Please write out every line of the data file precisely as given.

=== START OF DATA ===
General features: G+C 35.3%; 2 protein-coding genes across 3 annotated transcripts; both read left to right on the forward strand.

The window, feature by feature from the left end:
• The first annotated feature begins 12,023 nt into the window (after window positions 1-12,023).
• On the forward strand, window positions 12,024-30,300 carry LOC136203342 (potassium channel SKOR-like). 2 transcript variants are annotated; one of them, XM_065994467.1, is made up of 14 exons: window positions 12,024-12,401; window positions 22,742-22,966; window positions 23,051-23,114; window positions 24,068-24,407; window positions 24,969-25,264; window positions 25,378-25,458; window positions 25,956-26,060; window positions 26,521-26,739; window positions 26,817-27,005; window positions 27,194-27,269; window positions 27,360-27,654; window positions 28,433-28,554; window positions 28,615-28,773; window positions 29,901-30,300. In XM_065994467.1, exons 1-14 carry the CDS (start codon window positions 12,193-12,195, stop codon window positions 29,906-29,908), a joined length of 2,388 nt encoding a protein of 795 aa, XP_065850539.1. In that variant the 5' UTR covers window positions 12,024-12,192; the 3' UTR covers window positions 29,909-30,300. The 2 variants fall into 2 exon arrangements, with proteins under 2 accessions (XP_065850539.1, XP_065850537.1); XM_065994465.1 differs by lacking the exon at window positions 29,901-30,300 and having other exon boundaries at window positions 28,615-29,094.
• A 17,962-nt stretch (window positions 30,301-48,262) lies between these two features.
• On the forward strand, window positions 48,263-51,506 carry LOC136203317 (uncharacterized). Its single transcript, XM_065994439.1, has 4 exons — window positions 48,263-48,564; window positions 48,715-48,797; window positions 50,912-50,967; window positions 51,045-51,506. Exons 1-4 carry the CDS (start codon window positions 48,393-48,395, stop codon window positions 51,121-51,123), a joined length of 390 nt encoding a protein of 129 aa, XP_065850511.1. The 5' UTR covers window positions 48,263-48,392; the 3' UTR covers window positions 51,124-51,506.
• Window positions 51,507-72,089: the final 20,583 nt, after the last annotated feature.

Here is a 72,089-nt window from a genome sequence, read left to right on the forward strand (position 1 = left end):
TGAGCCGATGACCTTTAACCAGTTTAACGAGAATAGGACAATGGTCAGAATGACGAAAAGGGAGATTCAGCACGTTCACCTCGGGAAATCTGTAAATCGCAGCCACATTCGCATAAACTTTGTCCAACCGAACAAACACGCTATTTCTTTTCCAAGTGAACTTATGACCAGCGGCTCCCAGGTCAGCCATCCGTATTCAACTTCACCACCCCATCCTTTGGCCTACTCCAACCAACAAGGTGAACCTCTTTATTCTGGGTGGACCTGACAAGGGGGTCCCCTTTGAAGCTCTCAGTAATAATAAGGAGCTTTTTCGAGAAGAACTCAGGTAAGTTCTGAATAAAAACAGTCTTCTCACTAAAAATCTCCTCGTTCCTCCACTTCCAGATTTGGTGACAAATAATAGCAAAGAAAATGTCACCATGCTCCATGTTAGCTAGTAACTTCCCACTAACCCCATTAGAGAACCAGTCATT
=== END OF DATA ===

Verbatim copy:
General features: G+C 35.3%; 2 protein-coding genes across 3 annotated transcripts; both read left to right on the forward strand.

The window, feature by feature from the left end:
• The first annotated feature begins 12,023 nt into the window (after window positions 1-12,023).
• On the forward strand, window positions 12,024-30,300 carry LOC136203342 (potassium channel SKOR-like). 2 transcript variants are annotated; one of them, XM_065994467.1, is made up of 14 exons: window positions 12,024-12,401; window positions 22,742-22,966; window positions 23,051-23,114; window positions 24,068-24,407; window positions 24,969-25,264; window positions 25,378-25,458; window positions 25,956-26,060; window positions 26,521-26,739; window positions 26,817-27,005; window positions 27,194-27,269; window positions 27,360-27,654; window positions 28,433-28,554; window positions 28,615-28,773; window positions 29,901-30,300. In XM_065994467.1, exons 1-14 carry the CDS (start codon window positions 12,193-12,195, stop codon window positions 29,906-29,908), a joined length of 2,388 nt encoding a protein of 795 aa, XP_065850539.1. In that variant the 5' UTR covers window positions 12,024-12,192; the 3' UTR covers window positions 29,909-30,300. The 2 variants fall into 2 exon arrangements, with proteins under 2 accessions (XP_065850539.1, XP_065850537.1); XM_065994465.1 differs by lacking the exon at window positions 29,901-30,300 and having other exon boundaries at window positions 28,615-29,094.
• A 17,962-nt stretch (window positions 30,301-48,262) lies between these two features.
• On the forward strand, window positions 48,263-51,506 carry LOC136203317 (uncharacterized). Its single transcript, XM_065994439.1, has 4 exons — window positions 48,263-48,564; window positions 48,715-48,797; window positions 50,912-50,967; window positions 51,045-51,506. Exons 1-4 carry the CDS (start codon window positions 48,393-48,395, stop codon window positions 51,121-51,123), a joined length of 390 nt encoding a protein of 129 aa, XP_065850511.1. The 5' UTR covers window positions 48,263-48,392; the 3' UTR covers window positions 51,124-51,506.
• Window positions 51,507-72,089: the final 20,583 nt, after the last annotated feature.

Here is a 72,089-nt window from a genome sequence, read left to right on the forward strand (position 1 = left end):
TGAGCCGATGACCTTTAACCAGTTTAACGAGAATAGGACAATGGTCAGAATGACGAAAAGGGAGATTCAGCACGTTCACCTCGGGAAATCTGTAAATCGCAGCCACATTCGCATAAACTTTGTCCAACCGAACAAACACGCTATTTCTTTTCCAAGTGAACTTATGACCAGCGGCTCCCAGGTCAGCCATCCGTATTCAACTTCACCACCCCATCCTTTGGCCTACTCCAACCAACAAGGTGAACCTCTTTATTCTGGGTGGACCTGACAAGGGGGTCCCCTTTGAAGCTCTCAGTAATAATAAGGAGCTTTTTCGAGAAGAACTCAGGTAAGTTCTGAATAAAAACAGTCTTCTCACTAAAAATCTCCTCGTTCCTCCACTTCCAGATTTGGTGACAAATAATAGCAAAGAAAATGTCACCATGCTCCATGTTAGCTAGTAACTTCCCACTAACCCCATTAGAGAACCAGTCATT